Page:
by Neva Bodin
I had planned on having time to write my blog Friday evening, in the comfort of my turbulent looking office at home. However, a call Friday morning asking if I could “please” come to work for the night shift took precedence. The scheduled nurse was sick.
I work at a hospice, on a as-needed basis. I tried retirement once, for a whole year! I signed up for all the things I had tabled while employed full time as a nurse after the children were grown, and part-time during most of their growing up years. I failed at retirement.
I was busy…terribly busy with personal interests and volunteer projects. But, unfulfilled. I was born to be a nurse…probably until I can’t find my way to work anymore.
When people hear I work at a hospice, the usual comment is, “You have to be special to work there. That must be so hard.”
In response to the first comment, everyone I serve with my nursing skills, meaning my patients, their friends and family members, are far more special than I ever will be. I am only a fellow human, whom they have allowed to come alongside them in their last, very important journey in life. And I may be able to help them navigate those waters with my nursing skills, or with my people skills, and my caring about them and their families. They are my brothers and sisters.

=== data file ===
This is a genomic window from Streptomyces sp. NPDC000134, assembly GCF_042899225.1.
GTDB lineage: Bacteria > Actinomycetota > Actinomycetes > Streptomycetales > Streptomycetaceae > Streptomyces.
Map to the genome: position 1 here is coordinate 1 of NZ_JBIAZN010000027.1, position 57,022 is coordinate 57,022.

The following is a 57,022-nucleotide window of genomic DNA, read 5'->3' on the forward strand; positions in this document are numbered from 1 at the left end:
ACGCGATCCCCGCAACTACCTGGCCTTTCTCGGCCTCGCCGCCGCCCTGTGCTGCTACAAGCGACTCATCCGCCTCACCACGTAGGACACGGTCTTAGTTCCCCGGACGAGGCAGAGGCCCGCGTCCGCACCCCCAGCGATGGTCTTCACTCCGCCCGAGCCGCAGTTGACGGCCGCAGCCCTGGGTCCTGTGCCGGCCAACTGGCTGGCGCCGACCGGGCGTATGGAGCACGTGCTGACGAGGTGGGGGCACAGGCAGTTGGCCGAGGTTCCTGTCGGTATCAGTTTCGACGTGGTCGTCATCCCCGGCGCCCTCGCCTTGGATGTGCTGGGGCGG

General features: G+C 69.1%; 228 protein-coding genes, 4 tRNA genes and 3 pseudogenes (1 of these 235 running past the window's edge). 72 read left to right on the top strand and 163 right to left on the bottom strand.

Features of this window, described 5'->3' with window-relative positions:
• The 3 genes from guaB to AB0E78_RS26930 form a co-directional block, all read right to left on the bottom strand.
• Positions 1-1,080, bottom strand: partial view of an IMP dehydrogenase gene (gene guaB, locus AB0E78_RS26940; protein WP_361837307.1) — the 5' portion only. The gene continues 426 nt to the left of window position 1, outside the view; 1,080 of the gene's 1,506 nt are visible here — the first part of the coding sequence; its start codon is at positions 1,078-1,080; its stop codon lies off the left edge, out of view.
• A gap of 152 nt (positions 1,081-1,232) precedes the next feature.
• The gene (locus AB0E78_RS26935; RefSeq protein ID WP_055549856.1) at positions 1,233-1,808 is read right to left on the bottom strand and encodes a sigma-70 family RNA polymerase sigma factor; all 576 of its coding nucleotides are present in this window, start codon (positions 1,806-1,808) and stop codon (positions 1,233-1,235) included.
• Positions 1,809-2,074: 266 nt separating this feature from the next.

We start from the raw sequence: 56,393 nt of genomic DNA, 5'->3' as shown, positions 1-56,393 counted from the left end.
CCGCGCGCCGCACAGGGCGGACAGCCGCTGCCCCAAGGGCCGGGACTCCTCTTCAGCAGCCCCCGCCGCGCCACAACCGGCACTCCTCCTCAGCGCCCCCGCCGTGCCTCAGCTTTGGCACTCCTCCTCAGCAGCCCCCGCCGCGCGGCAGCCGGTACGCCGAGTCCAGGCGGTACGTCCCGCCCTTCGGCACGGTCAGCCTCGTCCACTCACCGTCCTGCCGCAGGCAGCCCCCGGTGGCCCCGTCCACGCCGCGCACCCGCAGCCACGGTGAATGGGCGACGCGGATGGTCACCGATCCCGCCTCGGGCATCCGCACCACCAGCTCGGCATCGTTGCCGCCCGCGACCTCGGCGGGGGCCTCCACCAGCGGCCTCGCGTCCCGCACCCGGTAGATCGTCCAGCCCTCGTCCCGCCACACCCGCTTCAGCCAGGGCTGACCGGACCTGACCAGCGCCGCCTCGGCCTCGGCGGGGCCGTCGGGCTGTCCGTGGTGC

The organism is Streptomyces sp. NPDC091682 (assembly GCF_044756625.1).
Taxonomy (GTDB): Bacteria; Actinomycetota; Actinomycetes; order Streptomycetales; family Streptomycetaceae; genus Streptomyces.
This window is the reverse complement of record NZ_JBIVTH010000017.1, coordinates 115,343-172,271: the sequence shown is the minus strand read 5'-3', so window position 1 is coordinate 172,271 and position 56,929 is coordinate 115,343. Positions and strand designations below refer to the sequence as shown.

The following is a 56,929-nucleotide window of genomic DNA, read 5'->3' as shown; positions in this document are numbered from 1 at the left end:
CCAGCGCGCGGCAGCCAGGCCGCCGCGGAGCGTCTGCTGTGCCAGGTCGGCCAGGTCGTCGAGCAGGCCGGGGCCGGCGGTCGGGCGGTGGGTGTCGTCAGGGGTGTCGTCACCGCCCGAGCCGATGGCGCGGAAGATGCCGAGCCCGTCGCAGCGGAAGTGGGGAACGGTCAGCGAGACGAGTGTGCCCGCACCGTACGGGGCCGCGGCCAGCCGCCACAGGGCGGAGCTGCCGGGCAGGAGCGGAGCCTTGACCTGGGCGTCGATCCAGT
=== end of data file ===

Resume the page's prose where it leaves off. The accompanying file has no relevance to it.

Unless there is something going to happen that I don’t anticipate, everyone I know, will have this journey. There are many legends in many languages about death and the spiritual journey involved. All seem to involve some kind of decision or accounting or struggle to get to a place of eternal rest. Most of us don’t want to think about it until it is thrust upon us.
I have attended deaths in hospitals, nursing homes, private homes and hospices. The experience can be vastly different, depending on the setting. And I prefer being able to be part of the families, friends and patients who have invited hospice personnel to experience the journey with them. We have the resources and time to ease the angst and pain they may experience.
This is a somber subject for a blog. But if I could share the strength, character and courage I see every time I come to work, you would smile, and agree, we are resilient and courageous spirits who do face what we have to face, draw strength from others, and provide an example for those we come in contact with.
The human spirit is like a rubber band, it can stretch to encompass new ideas, new ways of doing things, and dealing with the journey of a lifetime. And because we touch each other’s lives in all that we do, we are all special.
And yes, sometimes it is sad, sometimes triumphant, and always emotional. But that’s life isn’t it?